Super Bowl 2011: Are Tom Brady, Ben Roethlisberger in the Same Elite Category?

Tony SantorsaSenior Writer IIFebruary 6, 2011

PITTSBURGH - NOVEMBER 14:  Tom Brady #12 of the New England Patriots waits in the tunnel to lead his team onto the field against the Pittsburgh Steelers on November 14, 2010 at Heinz Field in Pittsburgh, Pennsylvania.  (Photo by Chris McGrath/Getty Images)
Chris McGrath/Getty Images

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If the Pittsburgh Steelers manage to win their seventh Super Bowl in franchise history Sunday, quarterback Ben Roethlisberger will capture his third title. 

With the potential third ring, Roethlisberger would join an elite category occupied with New England Patriots quarterback Tom Brady having won three Super Bowls. 

Does this mean Roethlisbeger is as good as Brady? 

To answer that question simply: No. 

Roethlisberger and Brady are two of the great playoff, clutch quarterbacks of all-time. However, Roethlisberger's regular season stats don't match up. 

Brady has a career passer rating as 95.2 while Roethlisberger's stands at 92.5. Brady is slightly better.

But, take a look at Brady's 300-completion seasons: Brady has eight and Roethlisberger has one. 

Sure, Roethlisberger is a talented quarterback and can put up big numbers. But, Brady goes above and beyond.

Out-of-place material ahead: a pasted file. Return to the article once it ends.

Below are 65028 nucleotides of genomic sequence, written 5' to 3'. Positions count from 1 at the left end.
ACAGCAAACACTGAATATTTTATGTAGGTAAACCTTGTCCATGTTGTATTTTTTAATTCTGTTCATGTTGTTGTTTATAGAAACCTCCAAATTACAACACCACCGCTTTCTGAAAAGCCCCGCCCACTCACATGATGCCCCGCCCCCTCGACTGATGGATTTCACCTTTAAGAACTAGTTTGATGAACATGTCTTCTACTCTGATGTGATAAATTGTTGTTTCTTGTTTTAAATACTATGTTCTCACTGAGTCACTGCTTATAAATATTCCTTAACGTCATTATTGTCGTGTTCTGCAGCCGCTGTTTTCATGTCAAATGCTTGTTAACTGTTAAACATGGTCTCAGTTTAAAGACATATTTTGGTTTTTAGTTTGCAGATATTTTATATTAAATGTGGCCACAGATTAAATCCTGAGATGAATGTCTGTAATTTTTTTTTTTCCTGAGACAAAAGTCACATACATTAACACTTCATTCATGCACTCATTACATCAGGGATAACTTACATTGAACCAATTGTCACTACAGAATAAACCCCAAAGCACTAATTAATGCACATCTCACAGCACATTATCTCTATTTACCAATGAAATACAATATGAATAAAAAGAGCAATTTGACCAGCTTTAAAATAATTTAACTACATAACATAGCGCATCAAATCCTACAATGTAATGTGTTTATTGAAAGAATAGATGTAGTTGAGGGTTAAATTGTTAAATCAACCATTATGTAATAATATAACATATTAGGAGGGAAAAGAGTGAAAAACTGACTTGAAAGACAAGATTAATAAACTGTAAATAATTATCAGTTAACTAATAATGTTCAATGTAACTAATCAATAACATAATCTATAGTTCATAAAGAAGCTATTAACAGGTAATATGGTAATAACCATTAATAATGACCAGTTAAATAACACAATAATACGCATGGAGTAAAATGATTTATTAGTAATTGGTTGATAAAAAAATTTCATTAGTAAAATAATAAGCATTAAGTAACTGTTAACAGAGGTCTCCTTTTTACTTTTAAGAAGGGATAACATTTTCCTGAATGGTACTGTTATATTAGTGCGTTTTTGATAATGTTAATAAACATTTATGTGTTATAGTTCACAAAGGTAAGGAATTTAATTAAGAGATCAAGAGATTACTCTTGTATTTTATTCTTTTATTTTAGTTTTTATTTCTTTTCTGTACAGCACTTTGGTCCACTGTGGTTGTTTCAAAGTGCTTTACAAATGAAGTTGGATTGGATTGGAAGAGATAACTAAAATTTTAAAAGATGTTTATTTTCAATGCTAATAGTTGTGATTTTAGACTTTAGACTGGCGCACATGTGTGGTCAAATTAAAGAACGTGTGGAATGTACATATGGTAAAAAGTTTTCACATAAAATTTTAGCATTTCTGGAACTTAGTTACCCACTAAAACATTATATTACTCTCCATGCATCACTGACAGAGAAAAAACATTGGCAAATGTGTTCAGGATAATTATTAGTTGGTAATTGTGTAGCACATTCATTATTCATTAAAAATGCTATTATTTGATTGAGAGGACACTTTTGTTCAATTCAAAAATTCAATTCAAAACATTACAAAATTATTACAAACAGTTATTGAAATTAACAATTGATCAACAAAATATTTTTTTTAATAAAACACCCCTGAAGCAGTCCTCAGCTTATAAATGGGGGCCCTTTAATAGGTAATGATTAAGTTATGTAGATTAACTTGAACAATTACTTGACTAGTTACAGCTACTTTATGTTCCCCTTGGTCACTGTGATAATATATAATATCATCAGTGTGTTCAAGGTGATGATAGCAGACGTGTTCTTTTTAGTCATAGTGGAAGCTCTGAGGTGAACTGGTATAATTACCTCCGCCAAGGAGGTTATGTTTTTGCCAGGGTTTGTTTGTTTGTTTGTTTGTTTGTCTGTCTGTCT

Roethlisberger is great, Brady is better than great. 

A major overlooked attribute as being an elite quarterback is taking care of the ball. Brady, over his career, has done a stellar job of keeping the ball out of the other team's hands, when Roethlisberger has been more of a typical "gun-slinger."

Brady has thrown a total of 103 interceptions in his 11-year career. Granted, Brady was sidelined for practically all of 2008 and hardly played as a rookie in 2000. So, let's say nine seasons. 

With nine full seasons as a starting quarterback, Brady averages a total of 11.4 interceptions a year. 

Roethlisberger has played seven full seasons and has thrown a total of 86 interceptions. That's an average of 12.3 interceptions a year. 

Yes, the numbers are extremely close; however, Brady gets the edge. 

Brady has played two more full seasons than Roethlisberger, and he has thrown more than 500 passes in a season six times while Roethlisberger has thrown 500 passes only once in his seven-season career. 

So, Brady had more chances to turn the ball over, which makes his average of 11.4 interceptions a year even more impressive. 

In their Super Bowl debut, both as young players in the NFL: Brady looked like a 10-year veteran while Roethlisberger looked like he was still playing at Miami University. 

In Super Bowl XXXVI against the St. Louis Rams, Brady posted a very respectable 86.2 passer rating while tossing one touchdown and no interceptions.  

For Roethlisberger, in Super Bowl XL against the Seattle Seahawks, he looked awful. Roethlisberger finished with an all-time Super Bowl-low 22.6 passer rating while throwing zero touchdowns and two interceptions. 

Roethlisberger and Brady are two of the great playoff quarterbacks and can simply described as "winners."

However, Brady, regular season and post-season, is the better quarterback. 

If I had to choose one of them to start a Super Bowl game for my team, I'd pick Brady...hands down. 

Brady has set multiple NFL records and has won in all situations; with top receivers and with NFL Europe receivers. 

Win or lose Sunday for Roethlisberger, he will never touch Brady as being one of the greatest quarterbacks in NFL history. 


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